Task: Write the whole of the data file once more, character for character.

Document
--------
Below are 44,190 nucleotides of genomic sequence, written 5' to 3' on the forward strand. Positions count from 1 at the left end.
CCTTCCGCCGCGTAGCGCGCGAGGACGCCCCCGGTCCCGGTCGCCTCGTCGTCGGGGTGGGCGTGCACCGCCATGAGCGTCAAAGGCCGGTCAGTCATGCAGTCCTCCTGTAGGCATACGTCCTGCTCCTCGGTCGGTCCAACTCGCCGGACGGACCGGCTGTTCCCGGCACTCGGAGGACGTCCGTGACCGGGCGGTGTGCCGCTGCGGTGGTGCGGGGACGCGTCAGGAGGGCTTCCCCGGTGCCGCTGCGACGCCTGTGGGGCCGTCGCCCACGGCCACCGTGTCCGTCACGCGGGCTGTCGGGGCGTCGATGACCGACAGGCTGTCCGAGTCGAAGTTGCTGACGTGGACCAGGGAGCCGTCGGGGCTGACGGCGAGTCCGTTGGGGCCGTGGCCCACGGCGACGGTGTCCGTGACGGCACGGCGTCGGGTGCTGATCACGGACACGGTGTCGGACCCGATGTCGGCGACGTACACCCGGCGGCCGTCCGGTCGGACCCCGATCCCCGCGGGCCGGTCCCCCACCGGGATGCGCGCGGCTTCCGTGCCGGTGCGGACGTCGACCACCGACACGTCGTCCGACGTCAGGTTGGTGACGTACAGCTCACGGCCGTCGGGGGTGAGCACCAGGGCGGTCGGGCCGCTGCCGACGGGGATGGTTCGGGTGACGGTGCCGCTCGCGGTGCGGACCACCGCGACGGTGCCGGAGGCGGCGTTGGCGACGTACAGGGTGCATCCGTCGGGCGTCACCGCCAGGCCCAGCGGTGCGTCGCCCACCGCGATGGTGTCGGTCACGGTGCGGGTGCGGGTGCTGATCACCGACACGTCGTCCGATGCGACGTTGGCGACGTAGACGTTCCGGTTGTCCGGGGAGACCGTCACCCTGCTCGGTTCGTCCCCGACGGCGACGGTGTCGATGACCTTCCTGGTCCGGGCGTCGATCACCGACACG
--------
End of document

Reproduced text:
Below are 44,190 nucleotides of genomic sequence, written 5' to 3' on the forward strand. Positions count from 1 at the left end.
CCTTCCGCCGCGTAGCGCGCGAGGACGCCCCCGGTCCCGGTCGCCTCGTCGTCGGGGTGGGCGTGCACCGCCATGAGCGTCAAAGGCCGGTCAGTCATGCAGTCCTCCTGTAGGCATACGTCCTGCTCCTCGGTCGGTCCAACTCGCCGGACGGACCGGCTGTTCCCGGCACTCGGAGGACGTCCGTGACCGGGCGGTGTGCCGCTGCGGTGGTGCGGGGACGCGTCAGGAGGGCTTCCCCGGTGCCGCTGCGACGCCTGTGGGGCCGTCGCCCACGGCCACCGTGTCCGTCACGCGGGCTGTCGGGGCGTCGATGACCGACAGGCTGTCCGAGTCGAAGTTGCTGACGTGGACCAGGGAGCCGTCGGGGCTGACGGCGAGTCCGTTGGGGCCGTGGCCCACGGCGACGGTGTCCGTGACGGCACGGCGTCGGGTGCTGATCACGGACACGGTGTCGGACCCGATGTCGGCGACGTACACCCGGCGGCCGTCCGGTCGGACCCCGATCCCCGCGGGCCGGTCCCCCACCGGGATGCGCGCGGCTTCCGTGCCGGTGCGGACGTCGACCACCGACACGTCGTCCGACGTCAGGTTGGTGACGTACAGCTCACGGCCGTCGGGGGTGAGCACCAGGGCGGTCGGGCCGCTGCCGACGGGGATGGTTCGGGTGACGGTGCCGCTCGCGGTGCGGACCACCGCGACGGTGCCGGAGGCGGCGTTGGCGACGTACAGGGTGCATCCGTCGGGCGTCACCGCCAGGCCCAGCGGTGCGTCGCCCACCGCGATGGTGTCGGTCACGGTGCGGGTGCGGGTGCTGATCACCGACACGTCGTCCGATGCGACGTTGGCGACGTAGACGTTCCGGTTGTCCGGGGAGACCGTCACCCTGCTCGGTTCGTCCCCGACGGCGACGGTGTCGATGACCTTCCTGGTCCGGGCGTCGATCACCGACACG